Intel is on a relentless tech rampage at this year’s CES. After announcing its VR capable NUC, the chip maker has announced that it will be opening a studio space based in Los Angeles completely dedicated to creating and producing Augmented Reality (AR), Virtual Reality (VR) and other types of bleeding-edge content at the Consumer Electronics Show (CES) in Las Vegas on Monday.
The new facility is called Intel Studios and boasts of world’s largest stage for capturing volumetric video. A 10,000 square feet dome is at the centre of the studio which will be used to capture objects and actors in 3D volumetric space to create premium quality content for AR, VR and related technology.
Not only is the recording stage sheer enormous in scale, but the production facility has been set up to handle the huge quantity of raw video footage that will be captured by studio’s many cameras. The fibre cables laid down are 5 miles in length and a whole farm of Intel powered processors will process all that data at the rate of 6 terabyte per minute.
It’s not new for Intel, as it has been experimenting with VR for quite some time now. It has been gradually building up to this, with the acquisition of Israeli 3D capture firm Replay Technologies and has used it to capture and produce sports content like NBA, PGA Tour, NFL games and streaming to VR headset.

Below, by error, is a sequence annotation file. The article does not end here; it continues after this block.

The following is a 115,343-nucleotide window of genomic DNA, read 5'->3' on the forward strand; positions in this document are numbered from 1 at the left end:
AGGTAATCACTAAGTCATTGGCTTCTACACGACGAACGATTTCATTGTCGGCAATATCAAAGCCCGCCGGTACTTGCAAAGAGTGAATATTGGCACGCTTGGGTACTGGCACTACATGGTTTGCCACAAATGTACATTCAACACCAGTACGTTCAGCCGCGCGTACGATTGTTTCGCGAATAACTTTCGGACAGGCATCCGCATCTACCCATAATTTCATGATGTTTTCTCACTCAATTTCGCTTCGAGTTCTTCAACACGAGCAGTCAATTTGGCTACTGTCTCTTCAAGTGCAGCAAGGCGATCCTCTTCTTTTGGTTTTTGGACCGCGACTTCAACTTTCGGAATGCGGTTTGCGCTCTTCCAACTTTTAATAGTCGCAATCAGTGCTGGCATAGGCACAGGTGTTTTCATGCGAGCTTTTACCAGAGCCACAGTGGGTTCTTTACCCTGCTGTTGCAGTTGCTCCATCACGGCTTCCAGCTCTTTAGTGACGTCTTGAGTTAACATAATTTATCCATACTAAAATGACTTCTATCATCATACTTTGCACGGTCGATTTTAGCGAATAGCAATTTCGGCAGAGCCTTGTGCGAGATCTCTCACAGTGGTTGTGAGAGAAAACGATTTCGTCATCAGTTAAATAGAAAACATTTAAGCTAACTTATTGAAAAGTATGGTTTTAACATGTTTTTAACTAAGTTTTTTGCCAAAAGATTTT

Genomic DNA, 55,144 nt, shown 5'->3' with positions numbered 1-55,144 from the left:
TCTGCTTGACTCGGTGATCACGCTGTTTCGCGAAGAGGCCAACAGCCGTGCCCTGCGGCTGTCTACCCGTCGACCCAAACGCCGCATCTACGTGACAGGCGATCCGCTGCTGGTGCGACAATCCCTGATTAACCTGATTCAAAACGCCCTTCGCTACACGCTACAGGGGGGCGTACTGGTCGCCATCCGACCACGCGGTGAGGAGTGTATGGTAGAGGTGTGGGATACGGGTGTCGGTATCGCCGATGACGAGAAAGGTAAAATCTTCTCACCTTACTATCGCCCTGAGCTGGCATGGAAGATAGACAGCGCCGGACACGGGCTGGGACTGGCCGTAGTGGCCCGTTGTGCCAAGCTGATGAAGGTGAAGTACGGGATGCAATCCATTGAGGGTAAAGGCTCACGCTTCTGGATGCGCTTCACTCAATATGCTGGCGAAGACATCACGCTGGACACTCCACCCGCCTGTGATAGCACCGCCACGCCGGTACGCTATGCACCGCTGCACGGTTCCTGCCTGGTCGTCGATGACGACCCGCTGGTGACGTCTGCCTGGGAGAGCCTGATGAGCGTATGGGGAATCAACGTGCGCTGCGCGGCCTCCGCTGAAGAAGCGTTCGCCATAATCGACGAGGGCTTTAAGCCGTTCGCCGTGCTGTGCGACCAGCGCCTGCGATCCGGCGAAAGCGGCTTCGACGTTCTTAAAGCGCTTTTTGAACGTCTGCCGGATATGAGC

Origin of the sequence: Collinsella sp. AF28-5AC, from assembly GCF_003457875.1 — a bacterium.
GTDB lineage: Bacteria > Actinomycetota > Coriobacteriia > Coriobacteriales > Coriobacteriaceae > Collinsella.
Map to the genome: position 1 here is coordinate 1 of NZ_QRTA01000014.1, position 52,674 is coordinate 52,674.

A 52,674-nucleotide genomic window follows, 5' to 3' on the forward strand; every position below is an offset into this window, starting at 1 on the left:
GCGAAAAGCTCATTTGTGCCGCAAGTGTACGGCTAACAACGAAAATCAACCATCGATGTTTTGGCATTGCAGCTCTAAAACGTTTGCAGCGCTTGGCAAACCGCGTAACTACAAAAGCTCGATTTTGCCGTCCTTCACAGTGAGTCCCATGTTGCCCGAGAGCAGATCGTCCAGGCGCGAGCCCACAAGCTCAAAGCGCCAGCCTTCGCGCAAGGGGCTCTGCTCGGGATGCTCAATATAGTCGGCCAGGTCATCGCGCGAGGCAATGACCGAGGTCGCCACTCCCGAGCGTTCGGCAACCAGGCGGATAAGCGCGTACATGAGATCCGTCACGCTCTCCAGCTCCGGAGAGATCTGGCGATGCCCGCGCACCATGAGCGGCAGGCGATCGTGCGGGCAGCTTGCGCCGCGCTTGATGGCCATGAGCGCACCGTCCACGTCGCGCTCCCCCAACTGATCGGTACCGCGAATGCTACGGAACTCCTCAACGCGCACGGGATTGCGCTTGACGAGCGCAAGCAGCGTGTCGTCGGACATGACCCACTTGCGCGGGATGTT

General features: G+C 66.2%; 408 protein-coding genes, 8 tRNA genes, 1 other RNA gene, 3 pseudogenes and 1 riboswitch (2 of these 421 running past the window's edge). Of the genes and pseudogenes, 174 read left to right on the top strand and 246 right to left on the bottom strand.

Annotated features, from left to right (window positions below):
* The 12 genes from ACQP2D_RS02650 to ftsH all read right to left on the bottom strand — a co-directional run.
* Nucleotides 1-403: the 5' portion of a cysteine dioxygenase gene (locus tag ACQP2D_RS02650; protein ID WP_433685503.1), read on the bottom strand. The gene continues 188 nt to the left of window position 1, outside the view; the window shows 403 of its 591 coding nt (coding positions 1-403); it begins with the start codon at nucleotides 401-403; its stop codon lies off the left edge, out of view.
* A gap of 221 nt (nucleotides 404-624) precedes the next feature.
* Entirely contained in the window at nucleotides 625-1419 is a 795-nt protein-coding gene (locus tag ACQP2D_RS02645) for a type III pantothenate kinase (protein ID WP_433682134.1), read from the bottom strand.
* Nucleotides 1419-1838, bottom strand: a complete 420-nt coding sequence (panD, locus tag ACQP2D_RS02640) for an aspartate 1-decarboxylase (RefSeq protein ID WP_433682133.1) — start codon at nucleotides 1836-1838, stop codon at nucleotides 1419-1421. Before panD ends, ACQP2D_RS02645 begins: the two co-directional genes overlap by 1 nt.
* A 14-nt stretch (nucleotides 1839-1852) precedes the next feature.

With the setting up of Intel Studios, the company now seeks to diversify and wants to branch out into advertising via VR, producing scripted events, Live event streaming including sports, music, etc.
The studio has already tied up with big wigs of entertainment industry. This includes Paramount Pictures and the Winter Olympics 2018. For Winter Olympics, Intel has plans for shooting/capturing VR content for 19 sports across 30 Olympic sporting events in partnership with NBC. The idea is to bring the viewers closer to a more personal experience of the event in the comfort of their homes. Plans for the Paramount partnership are yet to be revealed. In other partnerships, Intel has installed cameras in numerous sports stadiums of the US and Europe to bring NBA, NCAA and the LaLiga related VR content to the consumer.